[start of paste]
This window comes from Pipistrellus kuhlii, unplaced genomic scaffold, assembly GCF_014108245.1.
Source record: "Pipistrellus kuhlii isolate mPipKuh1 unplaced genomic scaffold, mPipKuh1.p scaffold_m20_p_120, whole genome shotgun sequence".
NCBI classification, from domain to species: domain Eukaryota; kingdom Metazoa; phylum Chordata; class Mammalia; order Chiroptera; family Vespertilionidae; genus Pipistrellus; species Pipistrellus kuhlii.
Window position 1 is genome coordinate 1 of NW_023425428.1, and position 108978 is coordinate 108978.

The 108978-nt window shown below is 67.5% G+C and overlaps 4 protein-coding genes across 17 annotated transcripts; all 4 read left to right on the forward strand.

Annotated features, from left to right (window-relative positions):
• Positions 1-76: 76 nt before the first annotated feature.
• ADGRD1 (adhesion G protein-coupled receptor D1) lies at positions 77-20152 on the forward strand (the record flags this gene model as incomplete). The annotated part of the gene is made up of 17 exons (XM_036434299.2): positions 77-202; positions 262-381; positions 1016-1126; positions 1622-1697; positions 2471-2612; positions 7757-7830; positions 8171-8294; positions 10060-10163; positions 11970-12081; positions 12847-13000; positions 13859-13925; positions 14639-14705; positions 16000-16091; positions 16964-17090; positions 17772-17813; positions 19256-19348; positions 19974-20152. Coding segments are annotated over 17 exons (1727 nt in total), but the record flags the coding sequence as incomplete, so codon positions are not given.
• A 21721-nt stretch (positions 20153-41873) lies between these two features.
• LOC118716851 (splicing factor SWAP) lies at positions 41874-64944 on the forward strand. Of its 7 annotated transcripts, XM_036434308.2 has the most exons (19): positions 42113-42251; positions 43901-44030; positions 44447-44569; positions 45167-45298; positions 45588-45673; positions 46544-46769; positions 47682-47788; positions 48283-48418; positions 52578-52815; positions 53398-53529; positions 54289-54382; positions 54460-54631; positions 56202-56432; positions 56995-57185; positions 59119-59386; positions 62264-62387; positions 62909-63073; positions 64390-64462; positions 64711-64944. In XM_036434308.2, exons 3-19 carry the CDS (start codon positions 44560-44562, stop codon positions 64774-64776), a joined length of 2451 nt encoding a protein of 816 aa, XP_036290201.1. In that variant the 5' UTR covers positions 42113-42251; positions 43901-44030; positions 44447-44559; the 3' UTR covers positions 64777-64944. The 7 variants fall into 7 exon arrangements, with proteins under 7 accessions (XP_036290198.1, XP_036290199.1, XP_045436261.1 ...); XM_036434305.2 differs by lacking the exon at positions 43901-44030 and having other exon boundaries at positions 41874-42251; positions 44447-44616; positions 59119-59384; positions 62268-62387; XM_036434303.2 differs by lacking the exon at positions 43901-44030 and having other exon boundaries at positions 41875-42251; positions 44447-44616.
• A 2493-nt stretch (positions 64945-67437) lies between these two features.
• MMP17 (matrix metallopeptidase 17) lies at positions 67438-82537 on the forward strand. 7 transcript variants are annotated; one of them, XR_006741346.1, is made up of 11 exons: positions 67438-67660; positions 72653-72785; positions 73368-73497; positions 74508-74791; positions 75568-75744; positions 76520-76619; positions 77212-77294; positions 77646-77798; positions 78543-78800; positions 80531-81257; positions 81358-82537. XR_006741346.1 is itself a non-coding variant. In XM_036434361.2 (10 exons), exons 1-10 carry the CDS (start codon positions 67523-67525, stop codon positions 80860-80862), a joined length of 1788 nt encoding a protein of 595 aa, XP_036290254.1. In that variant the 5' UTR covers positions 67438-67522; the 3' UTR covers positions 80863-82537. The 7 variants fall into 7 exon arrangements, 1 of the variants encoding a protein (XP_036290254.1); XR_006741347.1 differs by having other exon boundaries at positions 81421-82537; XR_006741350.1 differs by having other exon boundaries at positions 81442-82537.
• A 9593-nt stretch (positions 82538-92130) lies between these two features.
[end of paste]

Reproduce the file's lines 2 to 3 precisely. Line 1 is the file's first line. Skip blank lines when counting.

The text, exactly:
Source record: "Pipistrellus kuhlii isolate mPipKuh1 unplaced genomic scaffold, mPipKuh1.p scaffold_m20_p_120, whole genome shotgun sequence".
NCBI classification, from domain to species: domain Eukaryota; kingdom Metazoa; phylum Chordata; class Mammalia; order Chiroptera; family Vespertilionidae; genus Pipistrellus; species Pipistrellus kuhlii.